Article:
What's the process for businesses to hire foreign workers in Malaysia?

Published on 22 Dec 2023, last updated on 2 Feb 2024

Important Information: The application for new foreign worker quotas has been frozen by the Ministry of Human Resources since March 2023. As of January 2024, the freeze is still ongoing until further notice. As such, the following guidelines in this article may be adapted or amended in the future

The process of hiring foreign workers for your business in Malaysia involves multiple government agencies (the Ministry of Home Affairs (MOHA), the Ministry of Human Resources (MOHR), the Immigration Department and Department of Labour). It may seem like a daunting endeavour, but it can be done as long as your business is eligible, you are equipped with the right information and ready to comply with the requirements for your specific sector and nature of business. Though the process and requirements may slightly vary depending on sectors, there are general guidelines and steps that apply to all businesses.


Find out whether your business is eligible

Not any business can hire foreign workers. MOHA has identified a list of approved sectors that are eligible to hire foreign workers. Beyond being an approved sector, your business must also meet certain requirements. For example, export-oriented manufacturing businesses must have a minimum capital of RM100,000, meet a minimum sales figure of RM 2Mn, and either have an export value of at least RM50 Mn OR have at least 50% of their yearly sales be exported products. These businesses must also meet an employment ratio criteria of 1 local Malaysian worker for every 3 prospective foreign workers they are looking to hire.

As the eligibility criteria may change every now and then, it is advisable for businesses to send a representative to MOHA to confirm the most updated requirements.

Businesses are required to inform their vacancies to the Department of Labour in advance to enable Malaysian job seekers registered with MyFutureJobs Malaysia to be given priority to fill in the vacancies. The job vacancies must be advertised for a minimum 30 days, after which businesses are required to submit an Employee Hiring report to SOCSO. For a detailed guideline on how to comprehensively fulfil this step, see here.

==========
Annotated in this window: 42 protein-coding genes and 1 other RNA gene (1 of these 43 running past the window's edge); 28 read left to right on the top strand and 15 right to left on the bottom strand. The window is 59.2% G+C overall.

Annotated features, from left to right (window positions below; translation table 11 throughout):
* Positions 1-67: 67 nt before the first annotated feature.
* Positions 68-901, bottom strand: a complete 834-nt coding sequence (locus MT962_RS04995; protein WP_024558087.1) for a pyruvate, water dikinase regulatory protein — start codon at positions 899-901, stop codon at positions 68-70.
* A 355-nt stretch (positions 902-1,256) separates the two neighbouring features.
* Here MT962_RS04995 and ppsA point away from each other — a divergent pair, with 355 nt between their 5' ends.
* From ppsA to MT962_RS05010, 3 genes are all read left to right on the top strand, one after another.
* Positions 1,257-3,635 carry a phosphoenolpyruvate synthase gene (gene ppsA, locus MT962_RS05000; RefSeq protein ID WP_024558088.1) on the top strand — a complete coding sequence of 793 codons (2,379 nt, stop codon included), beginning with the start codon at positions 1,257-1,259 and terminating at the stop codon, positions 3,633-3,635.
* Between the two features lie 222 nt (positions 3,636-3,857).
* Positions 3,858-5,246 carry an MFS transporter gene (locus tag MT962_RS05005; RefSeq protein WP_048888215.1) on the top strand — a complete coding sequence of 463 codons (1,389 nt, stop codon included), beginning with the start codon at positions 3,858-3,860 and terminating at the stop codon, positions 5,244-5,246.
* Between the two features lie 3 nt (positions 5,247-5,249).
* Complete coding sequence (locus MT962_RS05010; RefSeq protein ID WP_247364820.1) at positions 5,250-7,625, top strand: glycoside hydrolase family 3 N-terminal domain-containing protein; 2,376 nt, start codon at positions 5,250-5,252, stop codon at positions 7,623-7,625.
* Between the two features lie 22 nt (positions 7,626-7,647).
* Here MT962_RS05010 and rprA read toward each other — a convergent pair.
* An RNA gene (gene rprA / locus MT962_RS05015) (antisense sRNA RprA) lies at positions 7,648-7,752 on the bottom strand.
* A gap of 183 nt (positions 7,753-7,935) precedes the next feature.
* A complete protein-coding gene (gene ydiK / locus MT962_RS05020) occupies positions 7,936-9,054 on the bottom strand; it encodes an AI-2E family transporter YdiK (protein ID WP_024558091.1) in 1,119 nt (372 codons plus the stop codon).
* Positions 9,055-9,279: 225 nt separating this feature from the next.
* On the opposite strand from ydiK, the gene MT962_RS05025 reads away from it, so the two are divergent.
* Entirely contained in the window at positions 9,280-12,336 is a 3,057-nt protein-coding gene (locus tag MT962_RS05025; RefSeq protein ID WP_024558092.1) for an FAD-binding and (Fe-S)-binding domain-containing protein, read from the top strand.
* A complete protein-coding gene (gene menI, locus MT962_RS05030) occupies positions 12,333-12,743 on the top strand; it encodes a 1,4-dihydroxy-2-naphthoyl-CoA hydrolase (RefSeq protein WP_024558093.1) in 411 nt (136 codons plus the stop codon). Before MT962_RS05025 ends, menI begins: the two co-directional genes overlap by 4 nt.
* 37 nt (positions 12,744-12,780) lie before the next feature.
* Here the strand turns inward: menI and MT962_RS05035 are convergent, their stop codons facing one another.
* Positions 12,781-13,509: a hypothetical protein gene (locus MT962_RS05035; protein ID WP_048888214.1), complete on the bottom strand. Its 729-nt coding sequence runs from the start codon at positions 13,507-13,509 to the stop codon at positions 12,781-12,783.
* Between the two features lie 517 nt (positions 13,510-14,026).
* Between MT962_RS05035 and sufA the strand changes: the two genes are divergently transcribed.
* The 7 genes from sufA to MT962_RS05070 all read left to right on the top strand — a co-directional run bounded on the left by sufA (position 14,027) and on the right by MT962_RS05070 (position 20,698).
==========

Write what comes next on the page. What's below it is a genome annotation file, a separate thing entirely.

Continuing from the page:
Apply for a quota of foreign workers from the Ministry of Home Affairs (MOHA) via FWCMS

Once you can prove the inability to hire suitable local Malaysian workers for your job vacancies, you may apply for a job quota to hire a specific number of migrant workers via FWCMS. All businesses will need to provide general company documents such as your business’s e-SSM profile, Form 9, Form 13, Form 24 and Form 49. Additional documents that you need to prepare and submit heavily depend on the sector that you’re hiring for. For example, if you are a manufacturing business, it is likely that you will need to present proof of a factory licence.


Identify the foreign workers you intend to hire directly or via the service of a licensed recruitment agency

As a company with a job quota, you may choose to hire migrant workers directly with source country agencies or engage a recruitment agency in Malaysia to assist you in the sourcing and recruitment process. If you intend to hire via an agency in Malaysia, perform your due diligence to ensure that they are licensed with the Malaysian Department of Labour.


Apply for your workers’ e-VDRs with the Immigration Department via FWCMS

You may apply for your foreign workers’ Visa Dengan Rujukan (VDR) or calling visas on FWCMS. You may look through FWCMS’s guidelines here for more detailed information on how to first register an Employer account, login to FWCMS and further instructions on how to apply for your workers’ calling visas.

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